# use RCtrl for shortcuts
    scrcpy --shortcut-mod=rctrl
    
    # use either LCtrl+LAlt or LSuper for shortcuts
    scrcpy --shortcut-mod=lctrl+lalt,lsuper

    Super is typically the Windows or Cmd key.

    Action Shortcut
    Switch fullscreen mode MOD+f
    Rotate display left MOD+ (left)
    Rotate display right MOD+ (right)
    Resize window to 1:1 (pixel-perfect) MOD+g
    Resize window to remove black borders MOD+w | Double-left-click¹
    Click on HOME MOD+h | Middle-click
    Click on BACK MOD+b | Right-click²
    Click on APP_SWITCH MOD+s | 4th-click³
    Click on MENU (unlock screen) MOD+m
    Click on VOLUME_UP MOD+ (up)
    Click on VOLUME_DOWN MOD+ (down)
    Click on POWER MOD+p
    Power on Right-click²
    Turn device screen off (keep mirroring) MOD+o
    Turn device screen on MOD+Shift+o
    Rotate device screen MOD+r
    Expand notification panel MOD+n | 5th-click³
    Expand settings panel MOD+n+n | Double-5th-click³
    Collapse panels MOD+Shift+n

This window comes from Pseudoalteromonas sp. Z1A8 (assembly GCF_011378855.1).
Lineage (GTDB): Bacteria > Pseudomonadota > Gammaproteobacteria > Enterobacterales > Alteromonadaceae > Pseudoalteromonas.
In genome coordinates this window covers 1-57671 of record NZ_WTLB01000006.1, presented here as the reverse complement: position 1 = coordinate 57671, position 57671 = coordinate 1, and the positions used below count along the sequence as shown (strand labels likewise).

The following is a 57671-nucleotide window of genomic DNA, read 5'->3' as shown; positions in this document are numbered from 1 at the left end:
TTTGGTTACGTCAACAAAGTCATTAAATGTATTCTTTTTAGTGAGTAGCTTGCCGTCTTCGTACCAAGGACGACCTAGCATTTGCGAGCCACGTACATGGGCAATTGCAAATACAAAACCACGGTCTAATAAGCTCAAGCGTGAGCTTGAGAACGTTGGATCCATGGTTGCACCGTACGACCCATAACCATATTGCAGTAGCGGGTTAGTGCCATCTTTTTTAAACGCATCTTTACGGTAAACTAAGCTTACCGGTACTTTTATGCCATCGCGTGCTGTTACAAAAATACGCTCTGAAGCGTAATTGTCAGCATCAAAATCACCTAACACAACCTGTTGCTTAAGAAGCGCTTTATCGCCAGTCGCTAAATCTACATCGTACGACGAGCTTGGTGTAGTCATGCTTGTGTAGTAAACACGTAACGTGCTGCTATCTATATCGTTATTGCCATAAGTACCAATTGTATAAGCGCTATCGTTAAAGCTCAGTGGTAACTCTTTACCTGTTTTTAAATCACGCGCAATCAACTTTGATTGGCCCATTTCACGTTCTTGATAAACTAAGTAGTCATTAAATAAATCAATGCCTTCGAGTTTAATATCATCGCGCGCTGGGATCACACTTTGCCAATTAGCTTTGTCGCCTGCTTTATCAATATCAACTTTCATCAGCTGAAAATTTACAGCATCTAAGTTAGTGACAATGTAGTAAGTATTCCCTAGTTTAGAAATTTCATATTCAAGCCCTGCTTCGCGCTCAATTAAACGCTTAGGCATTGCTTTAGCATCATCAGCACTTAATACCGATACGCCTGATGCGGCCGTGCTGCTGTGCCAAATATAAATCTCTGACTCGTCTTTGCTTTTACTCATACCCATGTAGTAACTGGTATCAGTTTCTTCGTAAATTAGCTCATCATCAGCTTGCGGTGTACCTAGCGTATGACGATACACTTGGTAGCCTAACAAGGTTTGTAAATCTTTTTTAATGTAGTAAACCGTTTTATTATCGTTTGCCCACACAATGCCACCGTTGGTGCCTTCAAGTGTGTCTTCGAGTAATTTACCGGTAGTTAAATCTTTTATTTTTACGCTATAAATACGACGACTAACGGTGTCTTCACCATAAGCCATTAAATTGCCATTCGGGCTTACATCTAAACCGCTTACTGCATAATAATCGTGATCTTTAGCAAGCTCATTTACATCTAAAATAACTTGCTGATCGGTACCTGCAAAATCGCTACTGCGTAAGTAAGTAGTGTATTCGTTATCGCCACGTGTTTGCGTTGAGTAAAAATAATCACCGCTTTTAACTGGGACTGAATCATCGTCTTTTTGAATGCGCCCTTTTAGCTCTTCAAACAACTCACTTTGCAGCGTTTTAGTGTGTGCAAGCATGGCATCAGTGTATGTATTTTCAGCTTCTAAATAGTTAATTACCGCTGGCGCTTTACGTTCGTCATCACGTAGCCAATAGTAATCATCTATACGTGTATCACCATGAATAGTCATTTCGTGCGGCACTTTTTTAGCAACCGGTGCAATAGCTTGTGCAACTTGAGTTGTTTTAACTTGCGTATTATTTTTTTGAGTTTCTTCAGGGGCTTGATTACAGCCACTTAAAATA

Copy to clipboard⁴ MOD+c
    Cut to clipboard⁴ MOD+x
    Synchronize clipboards and paste⁴ MOD+v
    Inject computer clipboard text MOD+Shift+v
    Enable/disable FPS counter (on stdout) MOD+i
    Pinch-to-zoom Ctrl+click-and-move
    Drag & drop APK file Install APK from computer
    Drag & drop non-APK file Push file to device

    ¹Double-click on black borders to remove them.
    ²Right-click turns the screen on if it was off, presses BACK otherwise.
    ³4th and 5th mouse buttons, if your mouse has them.
    ⁴Only on Android >= 7.

    Shortcuts with repeated keys are executted by releasing and pressing the key a second time. For example, to execute "Expand settings panel":

    1. Press and keep pressing MOD.
    2. Then double-press n.